Stop-Computer -PSComputerName $vm.Name -Force -Verbose
}
}

stop-allvms

 

Get the running VMs. use foreach –parallel to run stop-computer against each VM. Notice I’ve had to change the parameter on Stop-Computer from –ComputerName to –PSComputerName

 

Another little workflow that makes life easier. I looks like workflows aren’t going to be the game changer that we originally thought but they do add some interesting options.

Starting VMs based on WSUS state

I use WSUS in my lab to update machines – means I only have to download updates once. The issue is that I have to start the VMs so they can communicate with the WSUS server. WSUS will start to flag warnings if machines haven’t contacted the WSUS server for more than that length of time.

 

Putting that together I can use the UpdateServices (WSUS) module and the Hyper-V module to start machines that have been turn off more than 7 days.

 

$date = (Get-Date).AddDays(-7)
Get-WsusComputer -NameIncludes 'W12R2' |
where LastReportedStatusTime -lt $date |
foreach {
  $psitem.FullDomainName
  $name = ($psitem.FullDomainName -split "\.")[0]

  $vm = Get-VM -Name $name -ComputerName server02
 
  if ($vm.State -eq 'Off') {

    Start-VM -Name $name -ComputerName server02
 
    Start-Sleep -Seconds 30
  }
}

 

Set a date 7 days in the past.

 

Use get-WsusComputer to pull the machine names. I filter on W12R2 (all my machine names contain an abbreviated OS type) and check the last status report time.

 

Any machines that haven’t reported – the VM data is retrieved and if the machine isn’t running it’s started. Machines take about 25-30 seconds to boot on my lab so a sleep of 30 seconds means I’m not starting them all at once.

VM disk info

A question came into the forum about getting information on the virtual disks associated with particular Hyper-V virtual machines. Is a bit of a digging exercise but this gets the results:

Get-VM |
foreach {
$VMname = $psitem.Name
Get-VMHardDiskDrive -VMName $VMname  |
foreach {
   Get-VHD -Path $_.Path |
   select @{N='VMname'; e={$VMName}}, Path, Size, FileSize
}
}

Get the set of VMs and for each of them get the VMHardDisks associated with the machine. For each VMHardDisk get the VHD – this is where you find the data you need.

 

The size and file size are in bytes – its a simple matter to create calculated fields that divide by 1GB or percentages if you require

PowerShell one-liner for virtual disk analysis

I needed to look at my virtual machines & their disk sizes – with Windows 2012 R2 upgrade in the works I need to do a bit more tidy up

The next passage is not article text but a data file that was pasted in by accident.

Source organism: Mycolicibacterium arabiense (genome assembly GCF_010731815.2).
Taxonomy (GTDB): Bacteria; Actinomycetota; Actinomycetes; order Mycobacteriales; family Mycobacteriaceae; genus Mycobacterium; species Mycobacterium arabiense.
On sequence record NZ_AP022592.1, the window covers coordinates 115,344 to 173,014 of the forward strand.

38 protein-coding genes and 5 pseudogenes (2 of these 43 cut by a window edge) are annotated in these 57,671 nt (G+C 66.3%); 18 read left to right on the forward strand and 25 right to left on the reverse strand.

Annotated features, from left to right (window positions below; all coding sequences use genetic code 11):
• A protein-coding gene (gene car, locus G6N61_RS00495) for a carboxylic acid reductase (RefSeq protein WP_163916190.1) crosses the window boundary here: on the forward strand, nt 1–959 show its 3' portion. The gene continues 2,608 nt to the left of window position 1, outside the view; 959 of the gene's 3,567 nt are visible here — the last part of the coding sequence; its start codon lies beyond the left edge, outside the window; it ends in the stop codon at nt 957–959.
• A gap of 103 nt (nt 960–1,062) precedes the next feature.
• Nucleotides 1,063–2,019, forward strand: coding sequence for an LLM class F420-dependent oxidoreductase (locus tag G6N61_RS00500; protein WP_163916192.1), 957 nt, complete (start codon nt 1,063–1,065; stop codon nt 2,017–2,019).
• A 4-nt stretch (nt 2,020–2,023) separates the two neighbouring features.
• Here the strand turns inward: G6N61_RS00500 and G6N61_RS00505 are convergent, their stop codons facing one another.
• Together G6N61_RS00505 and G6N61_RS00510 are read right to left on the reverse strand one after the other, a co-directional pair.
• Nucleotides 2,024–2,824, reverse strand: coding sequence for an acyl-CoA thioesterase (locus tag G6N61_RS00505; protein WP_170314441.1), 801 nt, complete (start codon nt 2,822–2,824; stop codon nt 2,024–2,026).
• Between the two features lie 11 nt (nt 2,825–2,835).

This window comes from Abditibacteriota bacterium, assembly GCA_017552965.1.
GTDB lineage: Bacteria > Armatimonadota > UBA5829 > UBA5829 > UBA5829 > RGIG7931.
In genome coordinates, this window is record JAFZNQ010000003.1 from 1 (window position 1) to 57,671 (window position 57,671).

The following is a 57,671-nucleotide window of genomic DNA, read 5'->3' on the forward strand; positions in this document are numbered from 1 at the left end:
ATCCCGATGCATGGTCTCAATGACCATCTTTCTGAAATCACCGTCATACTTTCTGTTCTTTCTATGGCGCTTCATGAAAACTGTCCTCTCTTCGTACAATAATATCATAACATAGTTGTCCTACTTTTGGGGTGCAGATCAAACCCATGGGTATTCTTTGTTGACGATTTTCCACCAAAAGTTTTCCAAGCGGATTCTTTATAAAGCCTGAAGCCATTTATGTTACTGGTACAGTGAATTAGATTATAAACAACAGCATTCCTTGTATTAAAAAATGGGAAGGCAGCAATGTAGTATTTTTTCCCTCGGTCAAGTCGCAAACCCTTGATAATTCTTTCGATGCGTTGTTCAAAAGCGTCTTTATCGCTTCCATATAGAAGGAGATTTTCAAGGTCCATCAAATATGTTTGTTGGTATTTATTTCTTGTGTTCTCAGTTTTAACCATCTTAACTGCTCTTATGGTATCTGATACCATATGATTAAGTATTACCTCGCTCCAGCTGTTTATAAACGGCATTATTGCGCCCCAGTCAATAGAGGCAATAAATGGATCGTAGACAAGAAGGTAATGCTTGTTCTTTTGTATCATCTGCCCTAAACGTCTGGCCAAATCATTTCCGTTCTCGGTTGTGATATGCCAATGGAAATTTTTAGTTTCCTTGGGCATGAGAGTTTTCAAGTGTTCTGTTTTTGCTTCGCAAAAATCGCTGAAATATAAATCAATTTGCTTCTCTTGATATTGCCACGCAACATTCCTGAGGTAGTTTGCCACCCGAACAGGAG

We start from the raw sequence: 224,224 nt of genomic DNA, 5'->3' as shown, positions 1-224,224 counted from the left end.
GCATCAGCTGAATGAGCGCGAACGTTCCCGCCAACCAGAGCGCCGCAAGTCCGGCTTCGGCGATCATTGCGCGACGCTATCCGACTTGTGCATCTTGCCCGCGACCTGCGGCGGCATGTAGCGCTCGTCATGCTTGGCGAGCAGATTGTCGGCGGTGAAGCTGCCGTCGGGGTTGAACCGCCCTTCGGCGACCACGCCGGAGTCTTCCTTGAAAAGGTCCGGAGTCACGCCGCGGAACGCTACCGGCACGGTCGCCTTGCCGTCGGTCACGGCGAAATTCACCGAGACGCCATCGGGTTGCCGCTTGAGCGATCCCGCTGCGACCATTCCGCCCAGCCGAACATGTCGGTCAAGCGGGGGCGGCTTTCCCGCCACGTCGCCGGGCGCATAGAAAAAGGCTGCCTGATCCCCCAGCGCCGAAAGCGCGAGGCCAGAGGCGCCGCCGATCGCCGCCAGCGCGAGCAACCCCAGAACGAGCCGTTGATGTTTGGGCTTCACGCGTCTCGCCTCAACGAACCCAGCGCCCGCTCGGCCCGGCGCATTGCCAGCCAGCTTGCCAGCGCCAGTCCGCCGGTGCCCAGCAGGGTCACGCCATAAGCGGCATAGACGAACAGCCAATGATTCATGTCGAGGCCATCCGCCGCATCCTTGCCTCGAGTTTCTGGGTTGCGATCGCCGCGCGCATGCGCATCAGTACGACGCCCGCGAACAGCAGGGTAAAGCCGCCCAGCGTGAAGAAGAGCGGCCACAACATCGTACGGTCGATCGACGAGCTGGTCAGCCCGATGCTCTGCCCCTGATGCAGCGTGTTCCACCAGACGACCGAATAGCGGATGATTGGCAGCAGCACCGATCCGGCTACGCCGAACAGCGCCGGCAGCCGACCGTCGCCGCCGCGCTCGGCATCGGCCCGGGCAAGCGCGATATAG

I found two cmdlets in the Hyper-V module:

get-vmharddiskdrive – can be related to the virtual machine but doesn’t give a size

get-vhd – expects a path to the VHD file

Luckily get-vmharddiskdrive outputs the path. This gives me a nice pipeline:

Get-VM |
Get-VMHardDiskDrive |
Get-VHD |
select Path, @{N='Size'; E={[math]::Round(($_.FileSize / 1gb), 2) }} |
sort  -Descending

Get the VMs pipe through get-vmharddiskdrive  and get-vhd  then select and sort and you’re done.

I always break my pipelines at a pipe symbol – it acts as a line continuation in the console and ISE so anything thing else is just extra unnecessary work

Starting virtual machines for WSUS

My test environment usually has a dozen or so machines at any one time. Some of these are short lived and used for a particular piece of testing – others are kept for  years. I decided that I wanted to keep up to date on the patching of these virtual machines so installed WSUS on a Windows 2012 box.

One issue is that if a VM isn’t started for 10 days WSUS starts complaining that it hasn’t been contacted and if you run the WSUS clean up wizard the non-reporting servers may be removed. Checking the WSUS console for which machines haven’t sync’d recently is a chore.

In Windows 2012 both WSUS and Hyper-V come with a PowerShell module. This means I can do this:

$date = (Get-Date).AddDays(-10)            
Get-WsusComputer -ToLastSyncTime $date |            
sort  LastSyncTime |            
select -First 4 |            
foreach {             
 $computer = ($_.FullDomainName -split "\.")[0]            
 Start-VM -Name $computer -ComputerName Server02 -Passthru            
}

I’m using the WSUS server as my admin box but if you were accessing a remote WSUS machine change the code to

Get-WsusServer -Name w12sus -PortNumber 8530 | Get-WsusComputer –ToLastSyncTime $date |

I sorted the computers WSUS knows about by date – picked the last 4 to sync so I didn’t overwhelm the Hyper-V host and started them up. Only trick is to get the computer name out of the FullDomainName property.